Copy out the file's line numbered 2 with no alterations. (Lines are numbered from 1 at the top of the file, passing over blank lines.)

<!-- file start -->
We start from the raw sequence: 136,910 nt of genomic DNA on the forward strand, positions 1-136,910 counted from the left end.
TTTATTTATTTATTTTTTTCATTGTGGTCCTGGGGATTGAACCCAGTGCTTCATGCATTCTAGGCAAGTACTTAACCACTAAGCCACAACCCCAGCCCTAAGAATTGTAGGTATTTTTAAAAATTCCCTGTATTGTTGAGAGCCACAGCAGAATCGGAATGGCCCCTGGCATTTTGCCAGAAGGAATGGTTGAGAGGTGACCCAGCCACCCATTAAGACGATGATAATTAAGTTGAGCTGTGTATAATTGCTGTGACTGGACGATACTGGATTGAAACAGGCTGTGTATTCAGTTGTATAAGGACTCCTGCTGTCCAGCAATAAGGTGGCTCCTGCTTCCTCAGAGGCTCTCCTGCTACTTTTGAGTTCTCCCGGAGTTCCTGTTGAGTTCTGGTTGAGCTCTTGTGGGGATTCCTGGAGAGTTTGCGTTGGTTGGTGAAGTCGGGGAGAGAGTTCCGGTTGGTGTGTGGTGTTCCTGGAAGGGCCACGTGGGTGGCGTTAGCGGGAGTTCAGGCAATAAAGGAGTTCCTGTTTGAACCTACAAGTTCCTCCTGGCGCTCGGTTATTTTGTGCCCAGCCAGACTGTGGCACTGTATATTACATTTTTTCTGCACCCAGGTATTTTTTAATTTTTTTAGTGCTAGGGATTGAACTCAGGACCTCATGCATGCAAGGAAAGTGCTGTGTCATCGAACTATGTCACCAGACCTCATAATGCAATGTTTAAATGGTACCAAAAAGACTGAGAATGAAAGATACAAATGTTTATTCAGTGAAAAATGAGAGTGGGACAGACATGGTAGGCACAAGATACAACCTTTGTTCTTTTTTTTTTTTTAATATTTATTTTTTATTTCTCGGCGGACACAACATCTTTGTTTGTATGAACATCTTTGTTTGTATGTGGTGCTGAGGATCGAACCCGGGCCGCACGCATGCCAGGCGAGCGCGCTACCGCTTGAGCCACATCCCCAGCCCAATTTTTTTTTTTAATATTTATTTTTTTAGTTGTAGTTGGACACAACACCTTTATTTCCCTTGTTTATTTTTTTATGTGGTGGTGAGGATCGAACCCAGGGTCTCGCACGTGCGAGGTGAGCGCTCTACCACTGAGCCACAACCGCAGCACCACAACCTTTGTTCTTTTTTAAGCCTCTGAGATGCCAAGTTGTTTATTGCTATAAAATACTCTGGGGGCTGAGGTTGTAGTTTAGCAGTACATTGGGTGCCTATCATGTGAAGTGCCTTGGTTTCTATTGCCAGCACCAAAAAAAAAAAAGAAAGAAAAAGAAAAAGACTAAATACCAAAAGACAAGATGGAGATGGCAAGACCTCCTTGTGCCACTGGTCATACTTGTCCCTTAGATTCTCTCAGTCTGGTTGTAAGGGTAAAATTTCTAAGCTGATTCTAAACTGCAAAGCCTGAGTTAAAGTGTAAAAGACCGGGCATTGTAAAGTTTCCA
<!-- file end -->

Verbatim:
TTTATTTATTTATTTTTTTCATTGTGGTCCTGGGGATTGAACCCAGTGCTTCATGCATTCTAGGCAAGTACTTAACCACTAAGCCACAACCCCAGCCCTAAGAATTGTAGGTATTTTTAAAAATTCCCTGTATTGTTGAGAGCCACAGCAGAATCGGAATGGCCCCTGGCATTTTGCCAGAAGGAATGGTTGAGAGGTGACCCAGCCACCCATTAAGACGATGATAATTAAGTTGAGCTGTGTATAATTGCTGTGACTGGACGATACTGGATTGAAACAGGCTGTGTATTCAGTTGTATAAGGACTCCTGCTGTCCAGCAATAAGGTGGCTCCTGCTTCCTCAGAGGCTCTCCTGCTACTTTTGAGTTCTCCCGGAGTTCCTGTTGAGTTCTGGTTGAGCTCTTGTGGGGATTCCTGGAGAGTTTGCGTTGGTTGGTGAAGTCGGGGAGAGAGTTCCGGTTGGTGTGTGGTGTTCCTGGAAGGGCCACGTGGGTGGCGTTAGCGGGAGTTCAGGCAATAAAGGAGTTCCTGTTTGAACCTACAAGTTCCTCCTGGCGCTCGGTTATTTTGTGCCCAGCCAGACTGTGGCACTGTATATTACATTTTTTCTGCACCCAGGTATTTTTTAATTTTTTTAGTGCTAGGGATTGAACTCAGGACCTCATGCATGCAAGGAAAGTGCTGTGTCATCGAACTATGTCACCAGACCTCATAATGCAATGTTTAAATGGTACCAAAAAGACTGAGAATGAAAGATACAAATGTTTATTCAGTGAAAAATGAGAGTGGGACAGACATGGTAGGCACAAGATACAACCTTTGTTCTTTTTTTTTTTTTAATATTTATTTTTTATTTCTCGGCGGACACAACATCTTTGTTTGTATGAACATCTTTGTTTGTATGTGGTGCTGAGGATCGAACCCGGGCCGCACGCATGCCAGGCGAGCGCGCTACCGCTTGAGCCACATCCCCAGCCCAATTTTTTTTTTTAATATTTATTTTTTTAGTTGTAGTTGGACACAACACCTTTATTTCCCTTGTTTATTTTTTTATGTGGTGGTGAGGATCGAACCCAGGGTCTCGCACGTGCGAGGTGAGCGCTCTACCACTGAGCCACAACCGCAGCACCACAACCTTTGTTCTTTTTTAAGCCTCTGAGATGCCAAGTTGTTTATTGCTATAAAATACTCTGGGGGCTGAGGTTGTAGTTTAGCAGTACATTGGGTGCCTATCATGTGAAGTGCCTTGGTTTCTATTGCCAGCACCAAAAAAAAAAAAGAAAGAAAAAGAAAAAGACTAAATACCAAAAGACAAGATGGAGATGGCAAGACCTCCTTGTGCCACTGGTCATACTTGTCCCTTAGATTCTCTCAGTCTGGTTGTAAGGGTAAAATTTCTAAGCTGATTCTAAACTGCAAAGCCTGAGTTAAAGTGTAAAAGACCGGGCATTGTAAAGTTTCCA